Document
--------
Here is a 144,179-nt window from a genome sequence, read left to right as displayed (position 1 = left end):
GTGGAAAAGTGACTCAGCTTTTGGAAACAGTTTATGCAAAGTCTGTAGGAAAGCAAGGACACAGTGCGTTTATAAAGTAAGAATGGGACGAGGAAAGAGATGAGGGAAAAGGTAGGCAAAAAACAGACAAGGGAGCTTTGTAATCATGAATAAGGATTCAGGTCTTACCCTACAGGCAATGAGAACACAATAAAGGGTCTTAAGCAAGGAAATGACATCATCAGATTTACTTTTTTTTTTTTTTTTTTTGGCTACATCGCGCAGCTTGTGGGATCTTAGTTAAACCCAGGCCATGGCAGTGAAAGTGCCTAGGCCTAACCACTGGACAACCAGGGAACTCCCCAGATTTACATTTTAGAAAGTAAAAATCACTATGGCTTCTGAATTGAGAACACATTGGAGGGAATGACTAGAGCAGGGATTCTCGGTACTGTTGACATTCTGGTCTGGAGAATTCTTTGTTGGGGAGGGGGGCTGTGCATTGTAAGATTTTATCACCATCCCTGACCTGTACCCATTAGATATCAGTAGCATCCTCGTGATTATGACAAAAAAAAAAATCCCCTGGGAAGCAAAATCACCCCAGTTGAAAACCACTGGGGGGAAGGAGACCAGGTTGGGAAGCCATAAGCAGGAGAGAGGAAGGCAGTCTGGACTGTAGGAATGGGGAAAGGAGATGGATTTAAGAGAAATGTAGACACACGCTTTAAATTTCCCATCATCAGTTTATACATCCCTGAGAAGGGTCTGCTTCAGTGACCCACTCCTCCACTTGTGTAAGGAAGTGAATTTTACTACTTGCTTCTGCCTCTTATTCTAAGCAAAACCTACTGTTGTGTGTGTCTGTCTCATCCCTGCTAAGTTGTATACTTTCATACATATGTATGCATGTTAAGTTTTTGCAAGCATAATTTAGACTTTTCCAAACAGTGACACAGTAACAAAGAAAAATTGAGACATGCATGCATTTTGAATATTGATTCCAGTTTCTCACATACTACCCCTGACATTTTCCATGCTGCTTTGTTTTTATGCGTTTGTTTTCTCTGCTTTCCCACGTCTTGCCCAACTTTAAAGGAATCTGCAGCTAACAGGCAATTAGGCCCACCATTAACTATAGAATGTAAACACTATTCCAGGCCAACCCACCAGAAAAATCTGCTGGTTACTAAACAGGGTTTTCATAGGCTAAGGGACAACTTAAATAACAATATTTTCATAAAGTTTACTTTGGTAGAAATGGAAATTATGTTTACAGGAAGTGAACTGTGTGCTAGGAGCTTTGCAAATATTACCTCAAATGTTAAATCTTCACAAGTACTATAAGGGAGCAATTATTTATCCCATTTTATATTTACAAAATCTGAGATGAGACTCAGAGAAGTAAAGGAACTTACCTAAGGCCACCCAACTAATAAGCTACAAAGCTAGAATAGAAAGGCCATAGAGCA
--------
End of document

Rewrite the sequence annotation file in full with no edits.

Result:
Here is a 144,179-nt window from a genome sequence, read left to right as displayed (position 1 = left end):
GTGGAAAAGTGACTCAGCTTTTGGAAACAGTTTATGCAAAGTCTGTAGGAAAGCAAGGACACAGTGCGTTTATAAAGTAAGAATGGGACGAGGAAAGAGATGAGGGAAAAGGTAGGCAAAAAACAGACAAGGGAGCTTTGTAATCATGAATAAGGATTCAGGTCTTACCCTACAGGCAATGAGAACACAATAAAGGGTCTTAAGCAAGGAAATGACATCATCAGATTTACTTTTTTTTTTTTTTTTTTTGGCTACATCGCGCAGCTTGTGGGATCTTAGTTAAACCCAGGCCATGGCAGTGAAAGTGCCTAGGCCTAACCACTGGACAACCAGGGAACTCCCCAGATTTACATTTTAGAAAGTAAAAATCACTATGGCTTCTGAATTGAGAACACATTGGAGGGAATGACTAGAGCAGGGATTCTCGGTACTGTTGACATTCTGGTCTGGAGAATTCTTTGTTGGGGAGGGGGGCTGTGCATTGTAAGATTTTATCACCATCCCTGACCTGTACCCATTAGATATCAGTAGCATCCTCGTGATTATGACAAAAAAAAAAATCCCCTGGGAAGCAAAATCACCCCAGTTGAAAACCACTGGGGGGAAGGAGACCAGGTTGGGAAGCCATAAGCAGGAGAGAGGAAGGCAGTCTGGACTGTAGGAATGGGGAAAGGAGATGGATTTAAGAGAAATGTAGACACACGCTTTAAATTTCCCATCATCAGTTTATACATCCCTGAGAAGGGTCTGCTTCAGTGACCCACTCCTCCACTTGTGTAAGGAAGTGAATTTTACTACTTGCTTCTGCCTCTTATTCTAAGCAAAACCTACTGTTGTGTGTGTCTGTCTCATCCCTGCTAAGTTGTATACTTTCATACATATGTATGCATGTTAAGTTTTTGCAAGCATAATTTAGACTTTTCCAAACAGTGACACAGTAACAAAGAAAAATTGAGACATGCATGCATTTTGAATATTGATTCCAGTTTCTCACATACTACCCCTGACATTTTCCATGCTGCTTTGTTTTTATGCGTTTGTTTTCTCTGCTTTCCCACGTCTTGCCCAACTTTAAAGGAATCTGCAGCTAACAGGCAATTAGGCCCACCATTAACTATAGAATGTAAACACTATTCCAGGCCAACCCACCAGAAAAATCTGCTGGTTACTAAACAGGGTTTTCATAGGCTAAGGGACAACTTAAATAACAATATTTTCATAAAGTTTACTTTGGTAGAAATGGAAATTATGTTTACAGGAAGTGAACTGTGTGCTAGGAGCTTTGCAAATATTACCTCAAATGTTAAATCTTCACAAGTACTATAAGGGAGCAATTATTTATCCCATTTTATATTTACAAAATCTGAGATGAGACTCAGAGAAGTAAAGGAACTTACCTAAGGCCACCCAACTAATAAGCTACAAAGCTAGAATAGAAAGGCCATAGAGCA